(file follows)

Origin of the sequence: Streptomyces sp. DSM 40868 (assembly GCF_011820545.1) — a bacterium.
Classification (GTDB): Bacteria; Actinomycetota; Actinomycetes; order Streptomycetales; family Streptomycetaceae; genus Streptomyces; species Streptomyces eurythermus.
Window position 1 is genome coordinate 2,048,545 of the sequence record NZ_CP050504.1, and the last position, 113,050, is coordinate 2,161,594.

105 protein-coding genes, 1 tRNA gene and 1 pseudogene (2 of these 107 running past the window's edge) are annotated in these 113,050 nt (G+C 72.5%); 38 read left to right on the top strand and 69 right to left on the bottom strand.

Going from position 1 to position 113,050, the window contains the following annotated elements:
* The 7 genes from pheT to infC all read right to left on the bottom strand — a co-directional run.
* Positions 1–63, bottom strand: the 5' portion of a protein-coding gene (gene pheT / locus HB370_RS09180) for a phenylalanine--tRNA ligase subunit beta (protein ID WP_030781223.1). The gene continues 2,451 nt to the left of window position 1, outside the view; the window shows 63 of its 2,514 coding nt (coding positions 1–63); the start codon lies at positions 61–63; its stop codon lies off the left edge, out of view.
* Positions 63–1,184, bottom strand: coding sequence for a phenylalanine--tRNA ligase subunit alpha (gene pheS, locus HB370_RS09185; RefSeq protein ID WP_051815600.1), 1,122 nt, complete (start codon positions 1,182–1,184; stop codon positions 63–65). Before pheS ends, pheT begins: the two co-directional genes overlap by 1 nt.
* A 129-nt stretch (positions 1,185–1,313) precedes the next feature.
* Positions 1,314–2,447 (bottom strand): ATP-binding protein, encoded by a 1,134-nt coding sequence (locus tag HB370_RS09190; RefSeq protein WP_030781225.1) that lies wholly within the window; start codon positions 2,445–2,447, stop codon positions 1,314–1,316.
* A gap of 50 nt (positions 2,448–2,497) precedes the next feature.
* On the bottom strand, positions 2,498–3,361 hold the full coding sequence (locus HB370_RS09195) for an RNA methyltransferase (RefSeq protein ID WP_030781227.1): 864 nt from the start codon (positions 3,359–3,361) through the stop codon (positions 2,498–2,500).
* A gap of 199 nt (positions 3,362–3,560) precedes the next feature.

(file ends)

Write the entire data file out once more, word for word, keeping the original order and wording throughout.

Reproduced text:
Origin of the sequence: Streptomyces sp. DSM 40868 (assembly GCF_011820545.1) — a bacterium.
Classification (GTDB): Bacteria; Actinomycetota; Actinomycetes; order Streptomycetales; family Streptomycetaceae; genus Streptomyces; species Streptomyces eurythermus.
Window position 1 is genome coordinate 2,048,545 of the sequence record NZ_CP050504.1, and the last position, 113,050, is coordinate 2,161,594.

105 protein-coding genes, 1 tRNA gene and 1 pseudogene (2 of these 107 running past the window's edge) are annotated in these 113,050 nt (G+C 72.5%); 38 read left to right on the top strand and 69 right to left on the bottom strand.

Going from position 1 to position 113,050, the window contains the following annotated elements:
* The 7 genes from pheT to infC all read right to left on the bottom strand — a co-directional run.
* Positions 1–63, bottom strand: the 5' portion of a protein-coding gene (gene pheT / locus HB370_RS09180) for a phenylalanine--tRNA ligase subunit beta (protein ID WP_030781223.1). The gene continues 2,451 nt to the left of window position 1, outside the view; the window shows 63 of its 2,514 coding nt (coding positions 1–63); the start codon lies at positions 61–63; its stop codon lies off the left edge, out of view.
* Positions 63–1,184, bottom strand: coding sequence for a phenylalanine--tRNA ligase subunit alpha (gene pheS, locus HB370_RS09185; RefSeq protein ID WP_051815600.1), 1,122 nt, complete (start codon positions 1,182–1,184; stop codon positions 63–65). Before pheS ends, pheT begins: the two co-directional genes overlap by 1 nt.
* A 129-nt stretch (positions 1,185–1,313) precedes the next feature.
* Positions 1,314–2,447 (bottom strand): ATP-binding protein, encoded by a 1,134-nt coding sequence (locus tag HB370_RS09190; RefSeq protein WP_030781225.1) that lies wholly within the window; start codon positions 2,445–2,447, stop codon positions 1,314–1,316.
* A gap of 50 nt (positions 2,448–2,497) precedes the next feature.
* On the bottom strand, positions 2,498–3,361 hold the full coding sequence (locus HB370_RS09195) for an RNA methyltransferase (RefSeq protein ID WP_030781227.1): 864 nt from the start codon (positions 3,359–3,361) through the stop codon (positions 2,498–2,500).
* A gap of 199 nt (positions 3,362–3,560) precedes the next feature.